Rationales of SBA

The rationales laid down by the Education and Manpower Bureau (EMB) for implementing SBA are as follows:

• to continuously assess students in a stress-free environment
• to reflect the standard and ability of students
• to facilitate teaching and learning
• to encourage students’ leisure reading and listening
• to promote learners’ autonomy and independent learning
• to promote “learning how to learn” by carrying out peer reviews and writing after a model in the assessment tasks and trainings
• to inform prospective employers and universities the level of students

Prof. Coniam and Dr. Lee both agreed with the rationales of having SBA. Dr. Lee thought that SBA is very good theoretically and it is important and necessary to have both formative and summative assessment. She also added that one of the aims of having SBA is to make Hong Kong’s examination system in line with the international model so that ‘assessment for learning’ is achieved and assessment becomes part of the curriculum.  Ms Poon also agreed with the rationales of SBA and suggested that the communicative and interactive elements in the assessment tasks will help the oral production of students.

The Progress of SBA

Schools are now given the choice to submit the SBA grades in 2007 as initially planned, or to do so in 2008 or 2009.

Both Prof. Coniam and Ms Poon welcomed the decision. Ms Poon commented the decision as “a good compromise”. Prof. Coniam further remarked that “2009 is more realistic.” He expressed that from his observations when he had the SBA training sessions last January to April with the school teachers, they were not ready for SBA and had no idea of what to do. He told us that he had expected chaos. However now, given much time to try it out, teachers are telling him that they are doing something for SBA and progressing. The situation now is much better than he had thought.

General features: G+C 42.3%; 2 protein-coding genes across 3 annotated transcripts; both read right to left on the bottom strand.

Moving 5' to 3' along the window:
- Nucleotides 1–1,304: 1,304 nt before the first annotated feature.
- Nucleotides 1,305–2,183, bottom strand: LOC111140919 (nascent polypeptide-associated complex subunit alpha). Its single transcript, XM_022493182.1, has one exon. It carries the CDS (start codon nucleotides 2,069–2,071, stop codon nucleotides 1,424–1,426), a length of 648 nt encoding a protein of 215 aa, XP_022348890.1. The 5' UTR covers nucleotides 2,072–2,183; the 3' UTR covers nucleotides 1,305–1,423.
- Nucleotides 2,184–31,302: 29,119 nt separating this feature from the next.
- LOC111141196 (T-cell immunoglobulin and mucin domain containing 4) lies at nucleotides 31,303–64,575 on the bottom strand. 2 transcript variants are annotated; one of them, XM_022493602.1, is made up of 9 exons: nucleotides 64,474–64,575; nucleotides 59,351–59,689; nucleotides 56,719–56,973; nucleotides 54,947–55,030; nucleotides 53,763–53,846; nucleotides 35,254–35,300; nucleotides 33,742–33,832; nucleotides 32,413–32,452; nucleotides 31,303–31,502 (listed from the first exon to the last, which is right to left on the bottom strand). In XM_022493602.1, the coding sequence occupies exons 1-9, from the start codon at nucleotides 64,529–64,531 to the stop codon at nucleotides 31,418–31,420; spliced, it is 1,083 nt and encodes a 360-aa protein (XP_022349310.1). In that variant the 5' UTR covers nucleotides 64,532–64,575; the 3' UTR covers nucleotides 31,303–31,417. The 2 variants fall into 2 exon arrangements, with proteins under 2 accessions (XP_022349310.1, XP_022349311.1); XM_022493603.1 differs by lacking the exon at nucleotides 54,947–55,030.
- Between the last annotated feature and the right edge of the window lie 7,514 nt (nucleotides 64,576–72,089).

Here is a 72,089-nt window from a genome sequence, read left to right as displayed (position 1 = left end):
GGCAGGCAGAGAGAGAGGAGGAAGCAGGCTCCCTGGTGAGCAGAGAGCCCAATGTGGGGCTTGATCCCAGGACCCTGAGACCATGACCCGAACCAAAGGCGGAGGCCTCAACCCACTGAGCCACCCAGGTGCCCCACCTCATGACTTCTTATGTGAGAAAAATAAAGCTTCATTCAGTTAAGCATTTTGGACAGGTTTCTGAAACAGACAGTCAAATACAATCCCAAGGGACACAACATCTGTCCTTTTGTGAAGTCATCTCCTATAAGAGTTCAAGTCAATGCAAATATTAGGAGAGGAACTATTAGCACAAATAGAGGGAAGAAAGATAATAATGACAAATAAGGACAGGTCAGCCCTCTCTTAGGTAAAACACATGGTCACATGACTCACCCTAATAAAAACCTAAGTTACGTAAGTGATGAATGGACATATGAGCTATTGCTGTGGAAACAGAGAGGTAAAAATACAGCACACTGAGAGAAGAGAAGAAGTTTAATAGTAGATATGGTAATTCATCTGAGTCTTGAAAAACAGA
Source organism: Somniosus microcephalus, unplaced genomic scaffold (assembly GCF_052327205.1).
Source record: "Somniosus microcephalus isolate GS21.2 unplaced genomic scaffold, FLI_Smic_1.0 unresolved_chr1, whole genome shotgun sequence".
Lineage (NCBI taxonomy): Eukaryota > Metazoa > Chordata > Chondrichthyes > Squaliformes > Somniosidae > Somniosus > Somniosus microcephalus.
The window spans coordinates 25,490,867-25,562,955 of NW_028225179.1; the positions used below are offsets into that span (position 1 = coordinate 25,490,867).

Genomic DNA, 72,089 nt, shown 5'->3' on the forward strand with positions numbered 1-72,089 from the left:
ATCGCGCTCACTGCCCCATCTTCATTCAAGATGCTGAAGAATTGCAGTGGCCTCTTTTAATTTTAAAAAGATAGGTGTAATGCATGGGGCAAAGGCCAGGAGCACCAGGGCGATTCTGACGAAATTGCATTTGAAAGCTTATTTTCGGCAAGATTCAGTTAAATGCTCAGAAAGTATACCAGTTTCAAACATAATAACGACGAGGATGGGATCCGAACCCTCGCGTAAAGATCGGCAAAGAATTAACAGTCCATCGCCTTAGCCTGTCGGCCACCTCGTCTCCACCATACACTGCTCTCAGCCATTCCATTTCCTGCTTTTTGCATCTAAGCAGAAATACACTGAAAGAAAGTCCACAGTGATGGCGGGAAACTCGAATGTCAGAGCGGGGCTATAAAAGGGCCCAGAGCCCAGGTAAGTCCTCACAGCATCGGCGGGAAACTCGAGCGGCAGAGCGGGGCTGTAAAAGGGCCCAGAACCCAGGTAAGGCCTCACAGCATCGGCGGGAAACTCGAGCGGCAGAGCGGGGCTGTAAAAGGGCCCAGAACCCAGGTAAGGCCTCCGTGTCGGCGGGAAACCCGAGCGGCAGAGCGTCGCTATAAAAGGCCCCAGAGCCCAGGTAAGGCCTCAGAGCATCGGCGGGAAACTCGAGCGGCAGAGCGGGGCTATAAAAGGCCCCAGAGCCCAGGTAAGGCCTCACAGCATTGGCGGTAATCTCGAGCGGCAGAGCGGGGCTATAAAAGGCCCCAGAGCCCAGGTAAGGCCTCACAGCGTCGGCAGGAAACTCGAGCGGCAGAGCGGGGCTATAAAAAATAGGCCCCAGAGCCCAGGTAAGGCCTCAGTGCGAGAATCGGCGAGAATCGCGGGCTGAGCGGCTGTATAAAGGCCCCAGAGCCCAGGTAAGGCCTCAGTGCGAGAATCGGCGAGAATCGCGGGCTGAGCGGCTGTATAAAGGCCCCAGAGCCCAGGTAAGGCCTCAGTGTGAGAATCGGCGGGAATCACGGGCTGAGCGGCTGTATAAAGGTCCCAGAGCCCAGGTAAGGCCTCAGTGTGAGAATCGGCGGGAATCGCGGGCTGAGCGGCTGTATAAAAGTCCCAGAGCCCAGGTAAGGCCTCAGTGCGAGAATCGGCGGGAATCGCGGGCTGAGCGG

SBA as an Assessment

• Validity

Dr. Lee believed that SBA helps enhance the validity and reliability of the HKCEE theoretically and its success also depends on other factors such as the kind of assessment tasks teachers are going to use to assess students’ performance. She highlighted the importance of differentiating summative assessment from formative assessment. Prof. Coniam commented that the introduction of SBA has improved the validity of the HKCEE. As the communicative value is being put together with the examination carefully, and the idea of task-based learning is used in the SBA, it enhances the validity of the examination, he said.

• Reliability

Reliability is one of the main concerns over the adoption of criterion-referencing in SBA. As Ms Poon pointed out, “we are doubtful about it.” After attending the SBA training sessions, her impressions were that there was a lot of flexibility in setting the questions as well as grading students’ performance. “I think the flexibility actually lowers the reliability of the test a lot,” she commented.

Nevertheless, the professors said that according to the HKEAA, there will be “statistical moderations” to the final grades within class, within school, then among schools. Dr. Lee and Prof. Coniam explained that there will also be a correlation between the ‘Oral score’ and the ‘SBA score’, but they were not sure how exactly that will be carried out.

• Fairness

The new way of assessing students under SBA allows the use of different tasks for students of different proficiency levels and interests. Ms Poon doubtfully said that it may be fair to the less able students, but the very able students, for example, students from elite schools, may not think the same as students from low banding schools.

Some students thought that SBA is not fair. As only the four best marks will count towards the final grade, the more the number of assessments, the greater chance students would get higher grades.  Dr. Lee understood the grievances of teachers and students that SBA may not be a fair assessment especially to the high ability students because the tasks given are not the same, and students are not being assessed on the same date, etc. However, she reminded us again to distinguish formative assessment from summative assessment and their different purposes when considering ‘fairness’.